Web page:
This exhibition traces the origins of automata. It acknowledges the pre-history, Classical and early-modern fascination with moving objects and the blurring of the line between the human and the mechanical (the myth of Pygmalion, for example), but really gets started with the public shows that were so popular in the eighteenth century. These are traced through to contemporary times and modern works in the genre, some of which have been specially created for the exhibition in response to the rich history. There are 57 works on display, the earliest dating from 1625 (The Griffin Mechanical Clock). They include images and ephemera, some historic automata from the eighteenth and nineteenth centuries (sadly too fragile to be in working order and the most famous, such as Jaquet-Droz’ ‘The Draughtsman’, built in the 1770s, represented only by images), and working models by modern artists. Many of these can be operated ‘hands-on’ by the visitor. This is, of course, fun, but more seriously also helps us to understand the mechanics behind the life-like movements.
The scholarly underpinning to the exhibition is excellent – unsurprising as the adviser was Simon Schaffer, Professor of the History of Science at the University of Cambridge (many of you probably recall his BBC 4 TV documentary Mechanical Marvels: Clockwork Dreams). I decided to walk around the galleries with eighteenth-century society and culture running through my head and was able to tick it all off. There is the artisanal skill of clock-makers and the miniaturisation of their products most evident in the ubiquity of the desirable consumer product, the pocket-watch (as stolen as a mobile phone?) Next there is the development of the sociable public spectacle, of which Vauxhall Gardens and its entertainment is perhaps the best-known instance. Here we take in the shows at James Cox’s rather élite Museum at Spring Gardens, London, an automaton exhibition at Gothic Hall, Haymarket in 1837 with its patrons of all ages and both sexes, and the many travelling shows that brought these wonders to a larger, and probably more mixed audience. The connection to the first stirrings and later consequences of the Industrial Revolution is here too. For automata were the ‘fun side’ of the Enlightenment interest in experiment and the development of engineering prowess on a larger scale. This automation was to have a more sinister side: the social dislocation as traditional jobs disappeared and human workers had to behave in some ways like automata. This is fascinatingly rendered in a video of The Machinery, a clog dance where the clicking of the clogs matches the rhythm of factory machinery. Finally, I called to mind the psychology of the uncanny. The word is of course anachronistic to the eighteenth century, but serves well to describe the frisson of sometimes ghastly pleasure in the gothic, present in the work of the artist Fuseli and above all in literature. Is what we are seeing nature or man-made? The uncanny and the Industrial Revolution are brought together by the exhibition’s through consideration, in its bicentennial year, of Mary Shelley’s Frankenstein. It is the spirit of the uncanny that is best captured by modern automata: Tim Lewis’s Crimson Prince (illustrated), Ting- Tong Chang’s talking, moving taxidermy birds and the eerie Defence Cascade by Harrison Pearce.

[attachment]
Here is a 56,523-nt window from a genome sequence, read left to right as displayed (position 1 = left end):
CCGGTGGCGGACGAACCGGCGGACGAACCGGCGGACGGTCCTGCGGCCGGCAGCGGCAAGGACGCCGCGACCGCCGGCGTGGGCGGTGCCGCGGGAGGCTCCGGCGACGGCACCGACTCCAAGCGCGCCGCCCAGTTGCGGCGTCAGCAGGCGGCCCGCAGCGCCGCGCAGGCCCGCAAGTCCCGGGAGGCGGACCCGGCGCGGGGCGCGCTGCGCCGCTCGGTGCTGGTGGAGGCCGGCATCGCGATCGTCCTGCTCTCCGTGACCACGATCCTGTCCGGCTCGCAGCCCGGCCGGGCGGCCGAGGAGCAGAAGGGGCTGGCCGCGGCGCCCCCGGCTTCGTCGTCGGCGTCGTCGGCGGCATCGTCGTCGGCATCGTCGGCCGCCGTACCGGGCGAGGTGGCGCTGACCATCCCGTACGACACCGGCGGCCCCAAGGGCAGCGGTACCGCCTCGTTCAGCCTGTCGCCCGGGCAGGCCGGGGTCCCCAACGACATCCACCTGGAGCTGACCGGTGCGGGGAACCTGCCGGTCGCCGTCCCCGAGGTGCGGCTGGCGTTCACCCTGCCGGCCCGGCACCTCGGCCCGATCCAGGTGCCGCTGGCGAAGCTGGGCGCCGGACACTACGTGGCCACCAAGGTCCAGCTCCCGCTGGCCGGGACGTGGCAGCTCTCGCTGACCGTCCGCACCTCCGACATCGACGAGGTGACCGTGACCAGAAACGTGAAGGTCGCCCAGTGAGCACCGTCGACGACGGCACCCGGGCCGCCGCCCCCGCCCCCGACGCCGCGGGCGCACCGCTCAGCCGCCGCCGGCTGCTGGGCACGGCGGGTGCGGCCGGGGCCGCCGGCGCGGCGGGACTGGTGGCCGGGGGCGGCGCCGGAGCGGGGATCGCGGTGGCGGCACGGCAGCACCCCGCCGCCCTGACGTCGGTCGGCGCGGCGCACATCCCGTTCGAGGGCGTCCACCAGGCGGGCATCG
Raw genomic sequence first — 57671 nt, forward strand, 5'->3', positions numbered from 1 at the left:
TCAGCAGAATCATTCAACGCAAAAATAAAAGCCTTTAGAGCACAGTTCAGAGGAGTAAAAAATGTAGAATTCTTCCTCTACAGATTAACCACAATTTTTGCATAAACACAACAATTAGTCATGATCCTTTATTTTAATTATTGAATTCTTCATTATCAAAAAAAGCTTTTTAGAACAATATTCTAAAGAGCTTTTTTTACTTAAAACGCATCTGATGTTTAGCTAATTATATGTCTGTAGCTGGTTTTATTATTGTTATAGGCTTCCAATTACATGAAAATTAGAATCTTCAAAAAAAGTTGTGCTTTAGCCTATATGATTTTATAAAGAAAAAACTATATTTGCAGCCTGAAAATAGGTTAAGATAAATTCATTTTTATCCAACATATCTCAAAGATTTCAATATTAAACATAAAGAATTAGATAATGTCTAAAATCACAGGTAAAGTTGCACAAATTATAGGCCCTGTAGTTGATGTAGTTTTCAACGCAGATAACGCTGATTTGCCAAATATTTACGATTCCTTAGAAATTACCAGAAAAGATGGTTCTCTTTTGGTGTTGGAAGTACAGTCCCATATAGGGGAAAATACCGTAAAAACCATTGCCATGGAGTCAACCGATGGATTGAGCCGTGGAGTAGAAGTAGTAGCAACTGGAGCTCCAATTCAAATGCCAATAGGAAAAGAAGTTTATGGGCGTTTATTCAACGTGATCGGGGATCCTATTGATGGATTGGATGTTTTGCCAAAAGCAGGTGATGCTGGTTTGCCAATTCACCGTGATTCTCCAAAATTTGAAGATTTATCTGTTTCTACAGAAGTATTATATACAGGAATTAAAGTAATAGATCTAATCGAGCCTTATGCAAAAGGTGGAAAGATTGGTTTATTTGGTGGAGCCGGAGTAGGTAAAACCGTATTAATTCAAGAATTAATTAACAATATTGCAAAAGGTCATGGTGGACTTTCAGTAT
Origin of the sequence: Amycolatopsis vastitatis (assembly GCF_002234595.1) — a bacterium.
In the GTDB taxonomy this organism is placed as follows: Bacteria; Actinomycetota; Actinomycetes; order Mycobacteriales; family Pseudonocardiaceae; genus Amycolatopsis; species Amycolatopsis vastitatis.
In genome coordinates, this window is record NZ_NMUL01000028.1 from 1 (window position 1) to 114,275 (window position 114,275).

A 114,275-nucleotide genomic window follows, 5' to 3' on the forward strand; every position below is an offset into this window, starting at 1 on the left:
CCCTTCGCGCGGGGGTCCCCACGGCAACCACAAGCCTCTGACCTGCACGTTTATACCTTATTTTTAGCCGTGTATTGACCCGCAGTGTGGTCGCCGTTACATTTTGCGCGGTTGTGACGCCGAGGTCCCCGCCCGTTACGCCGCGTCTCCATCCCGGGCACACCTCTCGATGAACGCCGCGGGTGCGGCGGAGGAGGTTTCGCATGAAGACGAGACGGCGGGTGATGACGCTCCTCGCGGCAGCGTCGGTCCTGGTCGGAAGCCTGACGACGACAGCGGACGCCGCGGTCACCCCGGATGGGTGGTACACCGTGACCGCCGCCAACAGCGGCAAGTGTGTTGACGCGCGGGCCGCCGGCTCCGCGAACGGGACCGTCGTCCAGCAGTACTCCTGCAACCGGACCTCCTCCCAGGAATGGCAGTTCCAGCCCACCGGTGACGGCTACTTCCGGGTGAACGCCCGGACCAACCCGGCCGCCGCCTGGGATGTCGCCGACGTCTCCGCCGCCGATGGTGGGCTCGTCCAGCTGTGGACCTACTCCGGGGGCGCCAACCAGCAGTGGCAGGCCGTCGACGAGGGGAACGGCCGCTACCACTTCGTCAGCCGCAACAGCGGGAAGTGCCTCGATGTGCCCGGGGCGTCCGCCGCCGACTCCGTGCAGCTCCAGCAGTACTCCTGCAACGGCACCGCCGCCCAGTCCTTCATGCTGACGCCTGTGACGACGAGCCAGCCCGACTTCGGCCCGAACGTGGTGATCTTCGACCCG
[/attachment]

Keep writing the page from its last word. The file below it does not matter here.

If there is one area where the modern automata and the history do not quite gel in this exhibition it is in the extent to which workings are concealed and mysterious or overt and understood. We do not wonder at some once-celebrated eighteenth-century moving models because we know they were based on trickery. The chess-playing Turk was operated by a human being crouched in its base. The digesting duck did not really eat and excrete through one system – its droppings were held in a separate compartment. We cannot really wonder at the modern responses to the tradition because we see how it is done, even if we couldn’t replicate it ourselves. The modern automata are generally fun, but more in the spirit of an end-of -the-pier show (indeed, one of the exhibitors, Tim Hunkin, is the maker behind the automata on the pier at Southwold, Suffolk). I visited Compton Verney on a wet Sunday afternoon and, sadly, there were far fewer children there than at the Gothic Hall in 1837. Perhaps their modern ‘knowingness’ lies behind their lack of the enthusiasm for enchantment?
Still, I enjoyed myself and found the whole experience rather wondrous, overall a re-creation of the eighteenth century’s hurly-burly, swirling mixing of people and ideas. I leave the final summary to Wordsworth, with lines from The Prelude used on one of the exhibition panels:
All moveables of wonder, from all parts,
Are here–Albinos, painted Indians, Dwarfs,
The Horse of knowledge, and the learned Pig,
The Stone-eater, the man that swallows fire,
Giants, Ventriloquists, the Invisible Girl,
The Bust that speaks and moves its goggling eyes,
The Wax-work, Clock-work, all the marvellous craft
Of modern Merlins, Wild Beasts, Puppet-shows,
All out-o’-the-way, far-fetched, perverted things,
All freaks of nature, all Promethean thoughts
Of man, his dulness, madness, and their feats
All jumbled up together, to compose
A Parliament of Monsters. Tents and Booths
Meanwhile, as if the whole were one vast mill,
Are vomiting, receiving on all sides,
Men, Women, three-years’ Children, Babes in arms.
William Wordsworth, The Prelude, Book 7, ‘Residence in London’ (London: Macmillan and Co., 1888), ll. 706-21.
The Marvellous Mechanical Museum is at Compton Verney Art Gallery until 30th September 2018.